Poetry Review by Chris Jennings

Richard Kelly Kemick, Caribou Run (Fredericton: Goose Lane, 2016). Paperbound, 96 pp., $19.95.

Caribou RunRichard Kelly Kemick's Caribou Run is broadly "about" the Porcupine Caribou herd whose range extends over the northern half of the Yukon and spills into Alaska and the Northwest Territories.  Focusing on one herd matters; it locates and concentrates the poems by providing them the kind of localized detail and depth usually associated with good short fiction.  Caribou are interesting not only for their significance to northern ecosystems and Indigenous peoples, but also as a symbol of Canada's northern identity. This is not, however, a book of nature poetry. Kemick ultimately focuses on knowing the ways we process facts and experiences to understand complex things, like a caribou herd that "has acted like an entity for thousands of years" (Kemick takes this epigraph from D.E. Russell's "Range Ecology of the Porcupine Caribou Herd in Canada").  Some of the poems approach the caribou through this kind of scientific and practical knowledge; some are cultural and historical; some are sympathetic, and others empathetic.  The play of different ways of knowing is what draws the book together—herds the poems (sorry) into a more coherent whole.

Much of the pleasure in this book comes from its mental mechanics.  In the section "Aggregation," "Thumbing a Ride on the 93" begins a loosely-linked series.  It's a frame-narrative prose poem where the main speaker is picked up on the side of the road by a bus that transfers northern inmates to southern prisons.  When asked about caribou and their ability to thrive in the far North, the driver responds: "It's hard country. [...] the still water thrives mosquitoes.  You're nodding like you know but you don't know."  He then tells a story about rescuing a woman on the side of the highway nearly exsanguinated by mosquitoes.  So much of the driver's story remains under the surface—why police left her on the highway and at the mercy of mosquitoes, for example—as it does in good short fiction.  Having rescued the girl onto a bus full of human predators, the driver turns back to the caribou: "Those herds are outside all / their lives."  This seems like the point: it connects the girl to the first person speaker, picked up by the same bus on the side of a highway, and, empathetically, to what the caribou endure.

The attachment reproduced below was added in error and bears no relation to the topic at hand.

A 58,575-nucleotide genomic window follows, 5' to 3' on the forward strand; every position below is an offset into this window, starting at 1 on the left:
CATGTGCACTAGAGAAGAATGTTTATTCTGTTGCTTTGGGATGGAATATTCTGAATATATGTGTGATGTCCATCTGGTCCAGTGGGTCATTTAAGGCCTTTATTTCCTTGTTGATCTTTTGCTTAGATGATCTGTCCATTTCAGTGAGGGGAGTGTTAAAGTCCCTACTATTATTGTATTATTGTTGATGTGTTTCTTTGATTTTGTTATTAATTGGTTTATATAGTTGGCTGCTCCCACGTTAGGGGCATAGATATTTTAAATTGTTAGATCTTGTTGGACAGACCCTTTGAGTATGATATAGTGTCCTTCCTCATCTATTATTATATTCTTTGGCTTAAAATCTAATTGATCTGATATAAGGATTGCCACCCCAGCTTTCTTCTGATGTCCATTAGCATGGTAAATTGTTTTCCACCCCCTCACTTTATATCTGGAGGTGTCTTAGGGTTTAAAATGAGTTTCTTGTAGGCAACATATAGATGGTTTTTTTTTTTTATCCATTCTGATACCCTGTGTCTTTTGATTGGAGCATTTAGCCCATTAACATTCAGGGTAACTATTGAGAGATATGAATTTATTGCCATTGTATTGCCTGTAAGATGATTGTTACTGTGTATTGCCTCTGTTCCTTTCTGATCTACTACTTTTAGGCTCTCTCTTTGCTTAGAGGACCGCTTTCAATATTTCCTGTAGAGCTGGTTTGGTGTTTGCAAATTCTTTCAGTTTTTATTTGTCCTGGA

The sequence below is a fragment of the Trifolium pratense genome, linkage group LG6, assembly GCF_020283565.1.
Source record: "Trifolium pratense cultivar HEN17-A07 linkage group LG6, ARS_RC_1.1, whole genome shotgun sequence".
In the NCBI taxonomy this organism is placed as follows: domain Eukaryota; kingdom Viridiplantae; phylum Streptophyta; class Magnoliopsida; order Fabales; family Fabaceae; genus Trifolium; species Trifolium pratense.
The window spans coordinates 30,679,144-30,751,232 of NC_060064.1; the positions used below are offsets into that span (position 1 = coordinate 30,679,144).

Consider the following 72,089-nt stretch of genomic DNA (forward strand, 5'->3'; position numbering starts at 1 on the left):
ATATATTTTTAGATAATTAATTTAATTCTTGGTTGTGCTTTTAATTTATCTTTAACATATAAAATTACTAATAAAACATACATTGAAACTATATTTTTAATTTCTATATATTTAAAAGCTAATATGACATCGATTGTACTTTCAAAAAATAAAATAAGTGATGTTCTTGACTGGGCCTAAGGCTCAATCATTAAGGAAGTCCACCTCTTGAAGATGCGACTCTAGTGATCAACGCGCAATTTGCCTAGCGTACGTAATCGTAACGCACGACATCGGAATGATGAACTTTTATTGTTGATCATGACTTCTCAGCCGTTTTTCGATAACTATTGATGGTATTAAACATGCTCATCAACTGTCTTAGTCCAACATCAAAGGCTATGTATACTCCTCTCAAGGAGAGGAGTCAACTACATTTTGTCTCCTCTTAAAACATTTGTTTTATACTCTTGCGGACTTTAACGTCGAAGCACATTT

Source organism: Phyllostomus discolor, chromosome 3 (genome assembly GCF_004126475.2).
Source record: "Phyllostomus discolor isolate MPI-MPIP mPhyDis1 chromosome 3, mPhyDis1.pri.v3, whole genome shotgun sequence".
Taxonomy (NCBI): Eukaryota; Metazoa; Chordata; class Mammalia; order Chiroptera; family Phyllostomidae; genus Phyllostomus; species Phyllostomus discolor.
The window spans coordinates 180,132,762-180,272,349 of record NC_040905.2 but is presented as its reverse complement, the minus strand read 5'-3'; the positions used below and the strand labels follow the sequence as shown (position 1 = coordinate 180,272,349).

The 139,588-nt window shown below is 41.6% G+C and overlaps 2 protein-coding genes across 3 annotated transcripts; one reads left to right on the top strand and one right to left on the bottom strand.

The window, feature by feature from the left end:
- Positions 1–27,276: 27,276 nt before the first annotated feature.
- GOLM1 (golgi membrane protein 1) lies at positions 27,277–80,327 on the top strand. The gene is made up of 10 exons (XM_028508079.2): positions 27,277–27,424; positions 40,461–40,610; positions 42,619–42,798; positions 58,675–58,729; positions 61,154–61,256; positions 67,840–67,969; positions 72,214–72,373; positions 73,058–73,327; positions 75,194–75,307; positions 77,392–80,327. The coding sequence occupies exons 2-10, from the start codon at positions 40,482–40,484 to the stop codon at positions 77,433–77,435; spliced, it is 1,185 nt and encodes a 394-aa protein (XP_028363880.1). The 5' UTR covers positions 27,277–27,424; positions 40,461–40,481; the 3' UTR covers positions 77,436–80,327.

Then Kemick gives us one more turn that mirrors the girl's rescue from insects into the threat of men: "The minute [the mosquitoes] let up, we'll move in, / kill everything."  Caribou herds get so large because they can endure the "hard land" better than humans and thereby escape us.  The poem first engages an empathetic response then shifts it from human-as-caribou to human-as-predator to elicit sympathy for the danger we pose from the caribou's ecological perspective.  It is one of the most effective poems in the book.  The poems that follow build on connections to hunting, predators, and the interplay concludes with "Amidst the Fog of Blackflies, a Bull Charges" and a neat technical maneuver in a change of tropes.  Most of the poem is a sequence of similes comparing the sound of the charging bull to experiences particular to the speaker's life, but the poem ends with metaphor.  "Collapsing into the creek, the bull crumples. / His breath becoming the sound of you / in the kitchen this morning washing the cutting board; / you come back, lie down, your hair spilling across my pillow / a glacier melting the sand off its skin."  The metaphor makes the bed the land, overlays the natural and intimate environments, and reinforces the bull's release from panic to peace.

That grouping is one example of how much thought is contained —and recoverable—in the way Kemick assembles the book.  The section "Calving" does something similar, building on the minor philosophical justification for empathy that starts the first poem, "The Calving Grounds": "We recognize each other / in the face of other mammals."  Tracing the thinking across the poems that follow becomes complex, especially given the braided form and scenes in the long poem "Postpartum from the Perspective of Grade Ten Biology," so I'll have to leave it by simply saying that the poems explore childlessness—specifically the kind that means a loss and not a potential future.  Because the book is about knowing rather than expressing, challenging material is conveyed largely with appeals to the mind rather than the heart.  I think that's the more difficult path to have pursued and Kemick does it well.

I am unapologetically sensitive to any aspect of a first book that makes it sound like a thesis, particularly the combination of grand project with a series of "bona fides" poems in traditional forms.  Caribou Run triggered that response with the requisite sonnet, glosa, ghazal, and tanka.  The fact Kelly rarely uses characteristic techniques from these forms in the rest of the book made them stick out all the more.  The worst part of this sensitivity is that it blunts my attention, and because so much of the pleasure of this book is the interplay between poems; you need your attention to appreciate what Kemick is trying to do.  I'm glad to have persevered because the book has admirable range and craft.  That would make a successful thesis; I'll read the next book.

—Chris Jennings

As in The Malahat Review, 196, Autumn 2016, 106-108